A green, healthy lawn requires a year-round commitment, but it’s essential to pay close attention to seasonal lawn care throughout the year.
Each season has specific lawn care and maintenance requirements that help your lawn look its best year-round.
Proper lawn care and maintenance in one season leads to benefits for the next season.
If your lawn’s seasonal needs are neglected, your lawn can suffer the consequences of unhealthy soil, weak plant roots, poor growth patterns, abundant weeds, harmful insects and outdoor pests.
To keep your Bergen County lawn lush, green and healthy all year, follow this monthly checklist for best seasonal lawn care results.
January in Northern New Jersey is typically a cold month with freezing temperatures and winter storms that bring rain, snow and ice.
In January, most plant growth is dormant and your grass stops growing, so your grass and plants rely on strong root systems to store essential nutrients.
If they don’t store up nutrients, they will have a difficult time surviving winter temperatures or producing healthy new growth in the spring.
Although winter seasonal lawn care is minimal, your lawn still needs proper care and maintenance.
Regular Lawn Care and Maintenance – Regular lawn care and maintenance is important during the winter months to keep a well-maintained appearance for your home.
Once every week or two, clear away any trash or debris like fallen tree limbs and twigs that have fallen on the lawn. Any debris that’s left on your lawn too long can cause dead spots in your grass, especially during snowfall when grass lacks oxygen.
Rake up excess leaves, especially wet ones that contribute to lawn diseases and insects. Sweep, clean and edge all hardscaped driveways, sidewalks and walkways to keep a neat appearance.
With minimal lawn care in January, it’s a good time to plan for lawn and garden renovations you want to tackle in the Spring.
February may show glimpses of more sunshine, but temperatures in Bergen County are still low.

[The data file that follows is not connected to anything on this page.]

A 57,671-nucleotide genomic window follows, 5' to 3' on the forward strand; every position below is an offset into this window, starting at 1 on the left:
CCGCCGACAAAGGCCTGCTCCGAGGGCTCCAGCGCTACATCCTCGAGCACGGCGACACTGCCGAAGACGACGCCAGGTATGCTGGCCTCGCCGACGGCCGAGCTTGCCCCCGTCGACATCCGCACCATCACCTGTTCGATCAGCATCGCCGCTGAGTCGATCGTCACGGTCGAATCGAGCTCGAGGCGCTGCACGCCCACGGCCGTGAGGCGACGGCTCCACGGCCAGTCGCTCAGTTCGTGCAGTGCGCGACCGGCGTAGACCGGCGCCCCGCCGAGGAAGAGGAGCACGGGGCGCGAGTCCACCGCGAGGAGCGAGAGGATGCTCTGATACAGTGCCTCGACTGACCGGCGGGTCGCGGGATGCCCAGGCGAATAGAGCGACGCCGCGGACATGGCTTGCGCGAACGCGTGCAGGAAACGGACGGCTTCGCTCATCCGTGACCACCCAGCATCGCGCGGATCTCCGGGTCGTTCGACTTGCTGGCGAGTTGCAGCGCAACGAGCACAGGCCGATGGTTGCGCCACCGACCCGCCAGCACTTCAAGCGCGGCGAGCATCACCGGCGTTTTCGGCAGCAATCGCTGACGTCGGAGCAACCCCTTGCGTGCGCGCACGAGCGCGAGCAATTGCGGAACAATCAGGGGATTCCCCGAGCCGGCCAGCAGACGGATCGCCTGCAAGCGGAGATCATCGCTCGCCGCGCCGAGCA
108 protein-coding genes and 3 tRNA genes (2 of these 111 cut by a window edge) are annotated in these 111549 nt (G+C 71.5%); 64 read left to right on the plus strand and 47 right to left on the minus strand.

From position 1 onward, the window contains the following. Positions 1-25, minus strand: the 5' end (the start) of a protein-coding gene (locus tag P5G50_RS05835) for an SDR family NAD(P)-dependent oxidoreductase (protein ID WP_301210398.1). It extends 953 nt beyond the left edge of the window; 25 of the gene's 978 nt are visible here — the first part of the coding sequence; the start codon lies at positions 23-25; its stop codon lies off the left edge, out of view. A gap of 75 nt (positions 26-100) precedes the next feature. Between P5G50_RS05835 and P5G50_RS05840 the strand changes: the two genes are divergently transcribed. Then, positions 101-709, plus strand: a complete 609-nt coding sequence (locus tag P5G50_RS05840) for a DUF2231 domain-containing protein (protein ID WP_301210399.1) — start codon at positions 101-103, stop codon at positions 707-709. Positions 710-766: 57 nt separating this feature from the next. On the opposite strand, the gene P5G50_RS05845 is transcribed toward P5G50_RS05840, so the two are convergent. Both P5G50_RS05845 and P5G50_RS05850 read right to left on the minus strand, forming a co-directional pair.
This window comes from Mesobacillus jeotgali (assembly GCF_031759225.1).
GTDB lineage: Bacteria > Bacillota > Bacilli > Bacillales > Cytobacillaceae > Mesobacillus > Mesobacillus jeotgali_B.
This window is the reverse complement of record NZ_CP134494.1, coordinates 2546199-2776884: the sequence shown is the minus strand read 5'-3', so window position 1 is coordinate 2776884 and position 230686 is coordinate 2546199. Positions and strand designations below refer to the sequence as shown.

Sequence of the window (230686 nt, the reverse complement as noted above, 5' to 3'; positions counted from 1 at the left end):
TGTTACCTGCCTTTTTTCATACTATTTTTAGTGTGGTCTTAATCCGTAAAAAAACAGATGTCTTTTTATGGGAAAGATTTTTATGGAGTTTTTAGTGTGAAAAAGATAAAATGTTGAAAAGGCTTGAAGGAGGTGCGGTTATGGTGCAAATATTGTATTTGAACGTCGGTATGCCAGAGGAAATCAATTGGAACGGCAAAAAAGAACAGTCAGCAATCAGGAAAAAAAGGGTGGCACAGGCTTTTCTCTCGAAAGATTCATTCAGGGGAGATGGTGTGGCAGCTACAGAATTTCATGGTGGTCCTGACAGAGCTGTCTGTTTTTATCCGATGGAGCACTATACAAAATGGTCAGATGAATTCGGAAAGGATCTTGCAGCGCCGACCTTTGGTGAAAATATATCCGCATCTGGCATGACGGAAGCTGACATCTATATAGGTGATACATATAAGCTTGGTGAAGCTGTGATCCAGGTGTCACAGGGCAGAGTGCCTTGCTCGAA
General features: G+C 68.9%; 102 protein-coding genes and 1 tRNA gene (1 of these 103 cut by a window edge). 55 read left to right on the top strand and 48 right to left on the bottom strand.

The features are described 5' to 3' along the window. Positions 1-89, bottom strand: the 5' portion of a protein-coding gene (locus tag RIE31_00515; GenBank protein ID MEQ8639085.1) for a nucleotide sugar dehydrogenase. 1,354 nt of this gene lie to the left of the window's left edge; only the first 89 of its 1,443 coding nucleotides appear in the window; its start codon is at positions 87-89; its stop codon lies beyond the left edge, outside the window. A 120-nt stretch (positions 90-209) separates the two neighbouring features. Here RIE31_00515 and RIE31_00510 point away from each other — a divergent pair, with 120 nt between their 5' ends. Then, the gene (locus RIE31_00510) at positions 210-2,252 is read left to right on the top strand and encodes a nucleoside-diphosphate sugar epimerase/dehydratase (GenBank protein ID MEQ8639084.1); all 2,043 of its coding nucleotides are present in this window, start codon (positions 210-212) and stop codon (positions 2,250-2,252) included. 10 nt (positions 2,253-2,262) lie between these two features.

It’s important to continue regular maintenance and address overgrown trees and shrubs.
Although your lawn, trees and plants are growing at a much slower rate, you should protect your lawn and avoid winter overgrowth.
Foot Traffic – Avoid excessive foot traffic on your lawn during January and February, especially if it’s covered in snow. Although grass is naturally resilient, cold winter weather creates extra stress on grass roots.
Cool-season grasses, commonly found in Northern New Jersey lawns, usually turn brown and go dormant during the winter, then turn green again in the spring with proper care and fertilization.
Excessive winter foot traffic on your lawn will weaken the grass and make it harder for grass to recover when spring rolls around.
Pest Control – If you leave your lawn too tall during the winter, it will be an invitation to a variety of outdoor insects and pests like field mice, rats, gophers, snakes and burrowing animals that want a warm place to sleep.
Mice can destroy large parts of your lawn by building nests. They create dead spots where they spend all of their time, as well as pulling up large amounts of grass to build their nests.
These types of outdoor pests can quickly destroy your lawn and create possible health concerns for your children and pets.
During the winter, important seasonal lawn care includes preventing overgrown grass, as well as plants, shrubs and trees.
March is a busy month for seasonal lawn care needs. Warm weather brings sunshine and spring showers that create abundant new growth.
Your grass, as well as your landscape plants, shrubs and trees all begin to grow much faster, so proper lawn care and maintenance is essential in March.
Yard Cleanup – When the last signs of winter frost are gone, focus on cleaning up your yard to get rid of winter debris.
Rake up dead, dry leaves and remove any fallen twigs, branches and trash that’s blown into your yard.
Get rid of damp or wet leaves quickly, as they can smother new grass growth. Give your grass a good mowing weekly to prevent overgrowth.
Fertilization – March is a prime time to fertilize your lawn. After winter, grass and plants need essential nutrients like nitrogen, phosphorus, potassium and iron for strong roots and healthy new growth.
Choose a light, slow-release or organic type fertilizer that won’t burn your lawn. Your landscape professional help you choose the best type of fertilizer.
Weed Control – Spring brings new growth, but it also brings abundant weeds. Aggressive weeds like crabgrass, thatch, dandelions, foxtails and creeping charlie typically invade at the onset of warm weather.
If not controlled, aggressive weeds can take over your entire lawn very quickly.
In March, you need to apply a pre-emergent herbicide to prevent weeds from invading your lawn.
Pest Control – Warm weather brings out a variety of insects and outdoor pests that can invade your lawn and landscape and munch on fresh, new spring growth.